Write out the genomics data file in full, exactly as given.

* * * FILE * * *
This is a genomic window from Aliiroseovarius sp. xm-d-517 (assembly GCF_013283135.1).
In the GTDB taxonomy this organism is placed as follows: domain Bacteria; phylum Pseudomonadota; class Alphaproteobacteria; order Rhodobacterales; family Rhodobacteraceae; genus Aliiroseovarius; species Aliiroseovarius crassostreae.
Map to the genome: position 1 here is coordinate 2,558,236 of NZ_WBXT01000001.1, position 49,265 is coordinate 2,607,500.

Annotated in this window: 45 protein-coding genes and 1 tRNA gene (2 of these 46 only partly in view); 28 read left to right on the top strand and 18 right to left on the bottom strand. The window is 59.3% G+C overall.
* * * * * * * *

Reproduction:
This is a genomic window from Aliiroseovarius sp. xm-d-517 (assembly GCF_013283135.1).
In the GTDB taxonomy this organism is placed as follows: domain Bacteria; phylum Pseudomonadota; class Alphaproteobacteria; order Rhodobacterales; family Rhodobacteraceae; genus Aliiroseovarius; species Aliiroseovarius crassostreae.
Map to the genome: position 1 here is coordinate 2,558,236 of NZ_WBXT01000001.1, position 49,265 is coordinate 2,607,500.

Annotated in this window: 45 protein-coding genes and 1 tRNA gene (2 of these 46 only partly in view); 28 read left to right on the top strand and 18 right to left on the bottom strand. The window is 59.3% G+C overall.